650 105

STEP 5. Read to the left to (c) for heat loss Q = 24 Btu/hr ft2.

STEP 6. Read down from the proper surface curve from (d) to (e), which represents ts - ta, to check the surface-temperature assumption. For aluminum, ts - ta (chart) is 21°F, compared with the 120 - 80 = 40°F assumption.

STEP 7. Calculate a new surface temperature 80 + 21 = 101°F; then calculate a new tm, = (300 + 101)/2 =

STEP 3. Check surface temperature assumption by ts = (Q x Rs) + ta using Rs = 0.52. From Table 15.4 for a mastic finish, ts = 50(0.52) + 80 = 106°F

(Note that this in turn changes the ts - ta from 40 to 25, which changes Rs from 0.49 to 0.51, which is insignificant.)

For a graphical solution to this problem, Figure 15.4 is again used. It is simply a matter of reading across the desired Q level and adjusting the ts and R values to reach equilibrium. Thickness is then determined by tk = kR.

Temperature Drop in a System

The following discussion is quite simplified and is not intended to replace the service of the process design engineer. The material is presented to illustrate how insulation ti es into the process design decision.

Temperature Drop in Stationary Media over Time. The procedure calls for standard heat-flow calculations now tied into the heat content of the fluid. To illustrate, consider the following example.

Example. A water storage tank is calculated to have a surface area of 400 ft2 and a volume of 790 ft3. How much will the temperature drop in a 72-hr period with an ambient temperature of 0°F, assuming that the initial water temperature is 50°F? The tank is insulated with 2-in. fiberglass with a mastic coating.

Before proceeding, realize that the maximum heat transfer will occur when the water is at 50°F. As it drops in temperature, the heat-transfer rate is reduced due to a smaller temperature difference. As a first approximation, it is reasonable to use the maximum heat transfer based on 50°F. Then if the temperature drop is significant, an average water temperature can be used in the second iteration.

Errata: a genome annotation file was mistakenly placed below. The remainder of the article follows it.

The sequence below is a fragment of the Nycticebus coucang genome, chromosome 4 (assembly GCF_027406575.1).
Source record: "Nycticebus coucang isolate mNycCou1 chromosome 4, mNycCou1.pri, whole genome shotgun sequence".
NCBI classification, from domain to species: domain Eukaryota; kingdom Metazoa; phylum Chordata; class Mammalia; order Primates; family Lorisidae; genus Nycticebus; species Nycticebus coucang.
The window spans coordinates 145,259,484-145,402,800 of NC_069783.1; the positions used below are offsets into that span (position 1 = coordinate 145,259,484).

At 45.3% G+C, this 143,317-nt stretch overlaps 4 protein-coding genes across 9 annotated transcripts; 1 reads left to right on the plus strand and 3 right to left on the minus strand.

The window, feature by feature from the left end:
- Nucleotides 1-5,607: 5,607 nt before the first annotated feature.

STEP 1. Assume a surface temperature, calculate the mean temperature, find the k factor from Table 15.1 or appendix Figure 15A.3, and determine Rs from Table 15.4. With ts = 10°F, m = 30°F, k = 0.22, and Rs = 0.53.

STEP 2. Calculate heat loss with fluid at 50°F. 50-0

= 2080 x 72 = 149,760 Btu. Divide this by the available heat per 1°F drop:

149,760 Btu 49,296 Btu/of

This procedure may also be used for fluid lying stationary in a pipeline. In this case it is easiest to do all the calculations for 1 linear foot rather than for the entire length of pipe.

One conservative aspect of this calculation is that the heat capacity of the metal tank or pipe is not included in the calculation. Since the container will have to decrease in temperature with the fluid, there is actually more heat available than was used above.

Temperature Drop in Flowing Media. There are two common situations in this category, the first involving flue gases and the second involving water or other fluids with a thickening or freezing point. This section discusses the flue-gas problem and the following section, freeze protection.

A problem is encountered with flue gases that have fairly high condensation temperatures. Along the length of a duct run, the temperature will drop, so insulation is added to control the temperature drop. This calculation is actually a heat balance between the mass flow rate of energy input and the heat loss energy outlet.

For a round duct of radius ^ and length L, gas enters at th, and must not drop below tmin (the dew point). The flow rate is M lb/hr and the gas has a specific heat of Cp Btu/lb °F. Therefore, the maximum allowable heat loss in Btu/hr is

STEP 3. Calculate the amount of heat that must be lost for the entire volume of water to drop 1°F.

Available heat per °F

= volume x density x specific heat = 790 ft3 x 62.4 lb/ft3 x 1 Btu/lb F = 49,296 Btu/°F

STEP 4. Calculate the temperature drop in 72 hr by determining the total heat flow over the period: Q

Also, where

(A conservative simplification would be to set th = tin since the higher temperature, tin, will cause a greater heat loss.)

To simplify on large ducts, assume that r1 = r2 (ignore the insulation-thickness addition to the surface area). Therefore, th - ta


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